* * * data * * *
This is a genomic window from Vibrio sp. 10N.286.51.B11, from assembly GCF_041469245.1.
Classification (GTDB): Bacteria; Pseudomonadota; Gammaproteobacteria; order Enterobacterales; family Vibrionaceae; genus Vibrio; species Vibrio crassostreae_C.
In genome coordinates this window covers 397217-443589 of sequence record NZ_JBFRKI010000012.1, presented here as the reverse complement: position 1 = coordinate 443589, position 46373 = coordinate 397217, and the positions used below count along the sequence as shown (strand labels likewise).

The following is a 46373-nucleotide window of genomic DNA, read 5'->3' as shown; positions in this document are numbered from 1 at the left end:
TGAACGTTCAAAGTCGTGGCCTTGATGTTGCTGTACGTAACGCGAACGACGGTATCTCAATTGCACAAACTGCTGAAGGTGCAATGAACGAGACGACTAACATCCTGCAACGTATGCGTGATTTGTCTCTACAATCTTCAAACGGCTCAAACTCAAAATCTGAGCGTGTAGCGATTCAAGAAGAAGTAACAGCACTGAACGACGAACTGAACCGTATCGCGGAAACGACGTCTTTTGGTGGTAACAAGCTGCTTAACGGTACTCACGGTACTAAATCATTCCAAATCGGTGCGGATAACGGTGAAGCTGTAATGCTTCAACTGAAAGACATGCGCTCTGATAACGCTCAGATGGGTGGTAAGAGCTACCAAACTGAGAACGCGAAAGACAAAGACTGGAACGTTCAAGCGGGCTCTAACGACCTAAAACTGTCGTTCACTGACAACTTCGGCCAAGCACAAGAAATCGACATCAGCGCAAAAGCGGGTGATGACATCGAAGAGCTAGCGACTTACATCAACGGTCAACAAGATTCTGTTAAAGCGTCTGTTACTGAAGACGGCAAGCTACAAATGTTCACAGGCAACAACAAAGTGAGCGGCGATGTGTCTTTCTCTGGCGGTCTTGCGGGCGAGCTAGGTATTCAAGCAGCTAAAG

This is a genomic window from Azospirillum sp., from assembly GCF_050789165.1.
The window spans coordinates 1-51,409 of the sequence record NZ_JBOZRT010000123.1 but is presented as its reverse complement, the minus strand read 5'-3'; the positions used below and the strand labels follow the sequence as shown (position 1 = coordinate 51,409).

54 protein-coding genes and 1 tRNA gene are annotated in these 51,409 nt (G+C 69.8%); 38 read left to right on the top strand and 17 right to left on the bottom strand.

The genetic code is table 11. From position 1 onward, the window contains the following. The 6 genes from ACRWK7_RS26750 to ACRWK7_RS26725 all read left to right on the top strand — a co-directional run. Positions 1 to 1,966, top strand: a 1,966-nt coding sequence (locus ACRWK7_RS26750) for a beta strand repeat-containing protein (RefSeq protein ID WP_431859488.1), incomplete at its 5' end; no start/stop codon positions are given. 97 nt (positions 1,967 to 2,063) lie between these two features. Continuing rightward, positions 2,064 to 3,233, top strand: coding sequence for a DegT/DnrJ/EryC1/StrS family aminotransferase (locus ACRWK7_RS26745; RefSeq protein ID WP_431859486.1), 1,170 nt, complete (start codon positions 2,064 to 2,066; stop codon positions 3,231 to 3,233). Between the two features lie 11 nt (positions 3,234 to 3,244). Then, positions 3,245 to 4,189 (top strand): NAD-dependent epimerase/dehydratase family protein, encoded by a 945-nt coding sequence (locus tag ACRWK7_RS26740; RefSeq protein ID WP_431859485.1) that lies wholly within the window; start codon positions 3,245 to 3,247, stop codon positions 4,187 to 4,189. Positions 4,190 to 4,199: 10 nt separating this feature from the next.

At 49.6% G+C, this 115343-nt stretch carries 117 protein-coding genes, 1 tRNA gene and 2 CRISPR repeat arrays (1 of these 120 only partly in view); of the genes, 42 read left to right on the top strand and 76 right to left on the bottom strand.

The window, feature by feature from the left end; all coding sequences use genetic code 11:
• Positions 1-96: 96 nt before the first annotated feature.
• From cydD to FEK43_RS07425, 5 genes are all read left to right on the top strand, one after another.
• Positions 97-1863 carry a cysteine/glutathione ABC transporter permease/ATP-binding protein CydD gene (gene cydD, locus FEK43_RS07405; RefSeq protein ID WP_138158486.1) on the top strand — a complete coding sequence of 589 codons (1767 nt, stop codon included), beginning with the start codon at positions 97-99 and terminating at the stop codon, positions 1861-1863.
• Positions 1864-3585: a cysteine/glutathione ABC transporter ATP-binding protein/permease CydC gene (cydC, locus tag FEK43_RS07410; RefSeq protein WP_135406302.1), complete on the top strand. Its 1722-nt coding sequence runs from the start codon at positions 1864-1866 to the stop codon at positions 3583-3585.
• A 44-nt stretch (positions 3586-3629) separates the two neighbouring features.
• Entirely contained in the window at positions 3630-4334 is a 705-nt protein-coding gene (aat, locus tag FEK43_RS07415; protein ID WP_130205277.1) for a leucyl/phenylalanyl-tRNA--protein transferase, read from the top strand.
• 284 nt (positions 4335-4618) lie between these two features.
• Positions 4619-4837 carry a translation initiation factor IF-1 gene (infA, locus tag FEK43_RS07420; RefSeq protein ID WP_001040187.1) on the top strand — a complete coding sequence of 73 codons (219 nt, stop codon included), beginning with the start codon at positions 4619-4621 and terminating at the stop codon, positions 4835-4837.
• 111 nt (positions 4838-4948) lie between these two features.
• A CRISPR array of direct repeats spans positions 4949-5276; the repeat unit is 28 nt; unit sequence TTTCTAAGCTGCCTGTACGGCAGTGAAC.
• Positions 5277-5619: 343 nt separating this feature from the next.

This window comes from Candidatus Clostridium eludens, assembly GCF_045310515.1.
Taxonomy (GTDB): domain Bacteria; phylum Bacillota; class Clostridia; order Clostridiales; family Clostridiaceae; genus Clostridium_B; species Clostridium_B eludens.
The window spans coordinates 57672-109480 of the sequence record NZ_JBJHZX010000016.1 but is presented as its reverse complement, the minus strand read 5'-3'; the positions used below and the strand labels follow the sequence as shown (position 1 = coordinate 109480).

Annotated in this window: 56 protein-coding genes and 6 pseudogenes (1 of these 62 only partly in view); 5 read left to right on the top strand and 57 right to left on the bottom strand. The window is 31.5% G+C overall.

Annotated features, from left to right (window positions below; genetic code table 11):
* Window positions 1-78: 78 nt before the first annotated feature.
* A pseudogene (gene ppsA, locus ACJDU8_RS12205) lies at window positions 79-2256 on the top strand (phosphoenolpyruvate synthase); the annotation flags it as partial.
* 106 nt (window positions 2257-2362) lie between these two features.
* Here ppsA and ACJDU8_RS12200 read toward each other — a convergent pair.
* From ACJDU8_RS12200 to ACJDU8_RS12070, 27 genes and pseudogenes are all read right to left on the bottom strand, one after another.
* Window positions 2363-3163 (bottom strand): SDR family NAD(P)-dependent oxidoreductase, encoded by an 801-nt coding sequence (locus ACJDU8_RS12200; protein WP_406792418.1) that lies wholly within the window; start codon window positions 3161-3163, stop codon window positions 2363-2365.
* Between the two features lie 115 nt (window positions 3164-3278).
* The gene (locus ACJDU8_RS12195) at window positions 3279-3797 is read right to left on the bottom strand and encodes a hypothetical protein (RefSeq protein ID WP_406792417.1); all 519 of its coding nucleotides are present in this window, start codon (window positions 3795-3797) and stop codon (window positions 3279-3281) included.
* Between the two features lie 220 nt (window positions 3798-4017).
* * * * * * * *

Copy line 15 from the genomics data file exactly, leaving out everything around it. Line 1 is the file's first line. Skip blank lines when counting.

• Positions 1864-3585: a cysteine/glutathione ABC transporter ATP-binding protein/permease CydC gene (cydC, locus tag FEK43_RS07410; RefSeq protein WP_135406302.1), complete on the top strand. Its 1722-nt coding sequence runs from the start codon at positions 1864-1866 to the stop codon at positions 3583-3585.